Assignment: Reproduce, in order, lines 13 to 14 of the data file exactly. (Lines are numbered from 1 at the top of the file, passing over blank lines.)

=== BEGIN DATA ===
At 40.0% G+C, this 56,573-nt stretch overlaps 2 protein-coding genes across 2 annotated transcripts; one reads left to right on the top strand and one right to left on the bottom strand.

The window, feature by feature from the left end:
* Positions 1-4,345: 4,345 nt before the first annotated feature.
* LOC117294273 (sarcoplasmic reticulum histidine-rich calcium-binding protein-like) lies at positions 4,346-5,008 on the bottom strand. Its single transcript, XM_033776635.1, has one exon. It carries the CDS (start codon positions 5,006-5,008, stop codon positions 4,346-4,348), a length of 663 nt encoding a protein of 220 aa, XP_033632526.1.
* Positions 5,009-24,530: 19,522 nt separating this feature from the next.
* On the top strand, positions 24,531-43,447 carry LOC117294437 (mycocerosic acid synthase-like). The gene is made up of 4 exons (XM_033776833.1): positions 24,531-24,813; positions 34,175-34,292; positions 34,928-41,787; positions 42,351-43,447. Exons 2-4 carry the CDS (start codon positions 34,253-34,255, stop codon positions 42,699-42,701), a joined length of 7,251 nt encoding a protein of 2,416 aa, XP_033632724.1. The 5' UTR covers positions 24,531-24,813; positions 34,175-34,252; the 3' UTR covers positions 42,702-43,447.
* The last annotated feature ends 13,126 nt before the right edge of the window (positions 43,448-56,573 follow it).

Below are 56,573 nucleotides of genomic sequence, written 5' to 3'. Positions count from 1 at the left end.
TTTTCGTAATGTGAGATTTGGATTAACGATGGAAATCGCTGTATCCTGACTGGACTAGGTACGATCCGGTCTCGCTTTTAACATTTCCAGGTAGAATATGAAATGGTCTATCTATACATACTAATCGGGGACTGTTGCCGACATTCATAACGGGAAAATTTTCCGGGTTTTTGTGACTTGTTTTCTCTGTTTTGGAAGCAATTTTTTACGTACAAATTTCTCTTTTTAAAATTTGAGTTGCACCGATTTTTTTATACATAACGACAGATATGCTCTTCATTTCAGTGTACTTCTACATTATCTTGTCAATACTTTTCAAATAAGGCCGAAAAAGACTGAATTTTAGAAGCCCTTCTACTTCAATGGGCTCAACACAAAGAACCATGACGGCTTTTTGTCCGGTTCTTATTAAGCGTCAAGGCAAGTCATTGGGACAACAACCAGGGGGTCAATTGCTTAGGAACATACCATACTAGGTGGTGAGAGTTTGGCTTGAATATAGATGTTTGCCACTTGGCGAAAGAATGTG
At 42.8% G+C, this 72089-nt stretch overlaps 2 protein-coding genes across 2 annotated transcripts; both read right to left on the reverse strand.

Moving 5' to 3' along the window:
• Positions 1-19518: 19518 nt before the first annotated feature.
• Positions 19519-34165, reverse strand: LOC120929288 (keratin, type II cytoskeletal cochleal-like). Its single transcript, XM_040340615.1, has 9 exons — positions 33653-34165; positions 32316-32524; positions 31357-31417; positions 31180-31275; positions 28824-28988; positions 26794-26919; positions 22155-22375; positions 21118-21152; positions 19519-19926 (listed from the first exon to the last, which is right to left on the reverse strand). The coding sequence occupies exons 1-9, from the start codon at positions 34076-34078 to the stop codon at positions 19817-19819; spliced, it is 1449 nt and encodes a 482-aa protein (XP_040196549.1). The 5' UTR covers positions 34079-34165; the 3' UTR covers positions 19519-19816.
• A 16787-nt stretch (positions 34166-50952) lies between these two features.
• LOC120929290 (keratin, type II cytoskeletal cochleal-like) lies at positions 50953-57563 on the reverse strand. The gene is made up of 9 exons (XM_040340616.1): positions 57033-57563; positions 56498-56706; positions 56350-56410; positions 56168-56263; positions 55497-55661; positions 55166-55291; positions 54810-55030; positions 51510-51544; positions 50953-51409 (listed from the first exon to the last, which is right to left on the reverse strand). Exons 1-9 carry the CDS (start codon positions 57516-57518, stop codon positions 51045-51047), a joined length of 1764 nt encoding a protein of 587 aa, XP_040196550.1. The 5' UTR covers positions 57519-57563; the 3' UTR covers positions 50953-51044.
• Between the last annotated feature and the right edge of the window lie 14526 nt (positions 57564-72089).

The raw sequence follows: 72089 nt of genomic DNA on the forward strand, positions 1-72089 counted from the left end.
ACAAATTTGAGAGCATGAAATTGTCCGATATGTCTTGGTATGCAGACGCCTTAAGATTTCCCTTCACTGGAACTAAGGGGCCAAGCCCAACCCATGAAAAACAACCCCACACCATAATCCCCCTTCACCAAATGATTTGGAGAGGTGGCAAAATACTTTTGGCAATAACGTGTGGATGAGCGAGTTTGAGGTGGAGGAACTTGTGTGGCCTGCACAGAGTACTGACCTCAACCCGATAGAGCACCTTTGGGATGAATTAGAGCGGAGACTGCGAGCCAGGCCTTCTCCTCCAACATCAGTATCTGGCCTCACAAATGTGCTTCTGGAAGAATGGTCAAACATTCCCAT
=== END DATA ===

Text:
• Positions 19519-34165, reverse strand: LOC120929288 (keratin, type II cytoskeletal cochleal-like). Its single transcript, XM_040340615.1, has 9 exons — positions 33653-34165; positions 32316-32524; positions 31357-31417; positions 31180-31275; positions 28824-28988; positions 26794-26919; positions 22155-22375; positions 21118-21152; positions 19519-19926 (listed from the first exon to the last, which is right to left on the reverse strand). The coding sequence occupies exons 1-9, from the start codon at positions 34076-34078 to the stop codon at positions 19817-19819; spliced, it is 1449 nt and encodes a 482-aa protein (XP_040196549.1). The 5' UTR covers positions 34079-34165; the 3' UTR covers positions 19519-19816.
• A 16787-nt stretch (positions 34166-50952) lies between these two features.